Gerry Pond has offered $500,000 to any university or other body in Atlantic Canada that establishes an academy to teach international sales.
The Co-Founder of Mariner and East Valley Ventures was the 15th panelist to speak on educational reform at an Association of Atlantic Universities symposium on Thursday. After several speakers had called for action and urgency, Pond brought the room to life by announcing he would contribute half a million bucks to any group that sets up an institute to teach curriculum in sales. (He said the winner can add the words “and marketing” if it likes, but the goal has to be the training of sales people.)
The focus on international sales – especially tech sales – is nothing new for Pond. He was an early investor in Q1 Labs and Radian6, the two most successful tech companies in the region. Since they announced exits in 2011, he has devoted his energy to funding and mentoring a succession of startups in the region. East Valley Ventures, of which he is a key member, has invested $10 million in about 30 startups. He is also a co-founder of the Pond-Deshpande Centre for Entrepreneurship at the University of New Brunswick.
He’s long held that the innovation in the region is tremendous, but there is a dire need for people who can sell technology in the global market place. Atlantic Canadian companies simply can’t scale to significant size without greater expertise in selling to international customers. He says the need is pervasive in Canada and acute in Atlantic Canada, and he called for some institute to remedy the shortfall.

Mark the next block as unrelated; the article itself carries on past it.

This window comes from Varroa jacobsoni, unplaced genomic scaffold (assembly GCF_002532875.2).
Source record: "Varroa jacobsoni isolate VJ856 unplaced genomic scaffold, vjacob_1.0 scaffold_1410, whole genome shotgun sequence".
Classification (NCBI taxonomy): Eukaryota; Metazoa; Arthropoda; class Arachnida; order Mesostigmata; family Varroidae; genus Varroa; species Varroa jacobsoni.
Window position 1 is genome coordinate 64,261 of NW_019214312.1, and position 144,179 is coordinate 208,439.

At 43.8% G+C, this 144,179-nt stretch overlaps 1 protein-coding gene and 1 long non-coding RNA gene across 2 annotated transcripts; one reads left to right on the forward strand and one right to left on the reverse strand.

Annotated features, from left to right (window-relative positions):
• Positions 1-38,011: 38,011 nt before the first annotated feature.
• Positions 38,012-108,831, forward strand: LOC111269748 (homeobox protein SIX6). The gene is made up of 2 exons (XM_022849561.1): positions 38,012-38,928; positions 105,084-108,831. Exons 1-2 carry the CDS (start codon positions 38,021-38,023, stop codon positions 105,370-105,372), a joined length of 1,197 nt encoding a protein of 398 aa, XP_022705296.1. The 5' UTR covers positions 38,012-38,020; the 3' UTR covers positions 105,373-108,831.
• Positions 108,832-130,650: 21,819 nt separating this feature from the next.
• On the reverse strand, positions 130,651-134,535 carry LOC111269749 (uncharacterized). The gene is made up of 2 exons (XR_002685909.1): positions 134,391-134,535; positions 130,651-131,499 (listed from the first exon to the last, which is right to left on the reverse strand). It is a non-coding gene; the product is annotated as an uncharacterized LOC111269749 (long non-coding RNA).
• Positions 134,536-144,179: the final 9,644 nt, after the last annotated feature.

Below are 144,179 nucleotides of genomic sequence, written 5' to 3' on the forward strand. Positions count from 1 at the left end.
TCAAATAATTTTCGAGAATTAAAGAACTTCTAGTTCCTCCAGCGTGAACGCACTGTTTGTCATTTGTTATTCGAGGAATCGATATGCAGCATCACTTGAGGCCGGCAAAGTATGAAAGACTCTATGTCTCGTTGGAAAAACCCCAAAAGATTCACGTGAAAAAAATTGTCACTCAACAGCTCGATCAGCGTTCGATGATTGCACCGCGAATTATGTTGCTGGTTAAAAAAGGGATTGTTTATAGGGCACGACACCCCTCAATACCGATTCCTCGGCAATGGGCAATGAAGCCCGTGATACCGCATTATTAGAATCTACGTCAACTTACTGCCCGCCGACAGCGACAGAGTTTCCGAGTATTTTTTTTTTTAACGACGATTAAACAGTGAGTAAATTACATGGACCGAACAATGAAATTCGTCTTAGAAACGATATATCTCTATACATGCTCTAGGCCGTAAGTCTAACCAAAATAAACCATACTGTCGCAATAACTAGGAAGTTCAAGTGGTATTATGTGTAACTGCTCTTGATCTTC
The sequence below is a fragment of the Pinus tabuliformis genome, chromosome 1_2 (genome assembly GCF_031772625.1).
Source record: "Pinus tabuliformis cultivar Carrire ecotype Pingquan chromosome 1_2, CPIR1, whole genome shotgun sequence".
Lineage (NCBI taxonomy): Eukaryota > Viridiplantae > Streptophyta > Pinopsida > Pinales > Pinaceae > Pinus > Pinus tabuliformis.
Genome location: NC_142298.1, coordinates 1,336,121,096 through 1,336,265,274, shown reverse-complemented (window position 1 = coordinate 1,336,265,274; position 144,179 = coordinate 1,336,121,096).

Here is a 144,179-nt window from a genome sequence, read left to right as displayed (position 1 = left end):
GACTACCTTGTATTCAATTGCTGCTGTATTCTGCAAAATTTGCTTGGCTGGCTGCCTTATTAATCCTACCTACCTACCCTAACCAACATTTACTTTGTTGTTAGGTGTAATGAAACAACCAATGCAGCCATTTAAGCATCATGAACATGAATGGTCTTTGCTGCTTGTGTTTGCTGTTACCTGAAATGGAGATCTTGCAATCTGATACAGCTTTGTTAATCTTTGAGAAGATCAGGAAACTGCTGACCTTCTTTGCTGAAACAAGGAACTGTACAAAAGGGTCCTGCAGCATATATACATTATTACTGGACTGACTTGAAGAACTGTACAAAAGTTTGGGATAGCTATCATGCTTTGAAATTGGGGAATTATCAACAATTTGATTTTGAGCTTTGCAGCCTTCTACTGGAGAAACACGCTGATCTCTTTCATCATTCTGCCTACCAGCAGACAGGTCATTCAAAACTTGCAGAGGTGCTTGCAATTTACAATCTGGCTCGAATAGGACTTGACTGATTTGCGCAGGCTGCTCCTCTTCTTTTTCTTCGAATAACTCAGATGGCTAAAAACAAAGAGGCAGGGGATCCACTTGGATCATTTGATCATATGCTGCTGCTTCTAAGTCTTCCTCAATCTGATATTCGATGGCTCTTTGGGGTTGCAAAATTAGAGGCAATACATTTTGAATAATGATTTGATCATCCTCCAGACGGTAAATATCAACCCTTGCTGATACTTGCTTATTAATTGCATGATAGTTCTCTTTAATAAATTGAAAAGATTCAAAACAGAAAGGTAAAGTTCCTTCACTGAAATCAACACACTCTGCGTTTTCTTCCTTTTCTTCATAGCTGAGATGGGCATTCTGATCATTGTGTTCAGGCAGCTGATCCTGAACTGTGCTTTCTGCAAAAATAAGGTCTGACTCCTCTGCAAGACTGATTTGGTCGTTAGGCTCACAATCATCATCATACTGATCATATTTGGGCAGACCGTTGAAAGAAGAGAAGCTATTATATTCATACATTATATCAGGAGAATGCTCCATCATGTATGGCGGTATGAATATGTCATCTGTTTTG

“It will take an international sales academy that will produce competencies in these skill sets,” Pond told the Atlantic Leaders Summit. “I will put $500,000 into that institute today.”
The mid-afternoon announcement roused the crowd. Christine Hamblin of the Masters of Technology, Entrepreneurship and Innovation program at St. Mary’s University rose to say her program would offer a sales course in the coming year. Before she could tell him where to mail the cheque, Pond pointed out that his plan would take more than a single course because the skill sets that must be taught are quite complicated.
- Cross-cultural communications;
- Basic communications skills, including listening;
- Clarity of messaging;
- And problem-solving.
Pond said the final point is critical because good sales people find ways to solve their customers’ problems. That, he added, is why engineers make great salesmen.
Pond indicated that he’s willing to be flexible on the fine points of the program, but he envisions a university initiating a dean of sales position and a complete curriculum in collaboration with the private sector.
Atlantic Canadian tend to think of sales people as being slick and sleazy, he said, but developing a professional, effective sales force is essential to building good businesses.
It’s a huge absence in the ecosystem now.
“I know enough to know that’s what is inhibiting Canadian companies, Atlantic Canadian companies, from scaling,” he said. “That’s where the problems are.”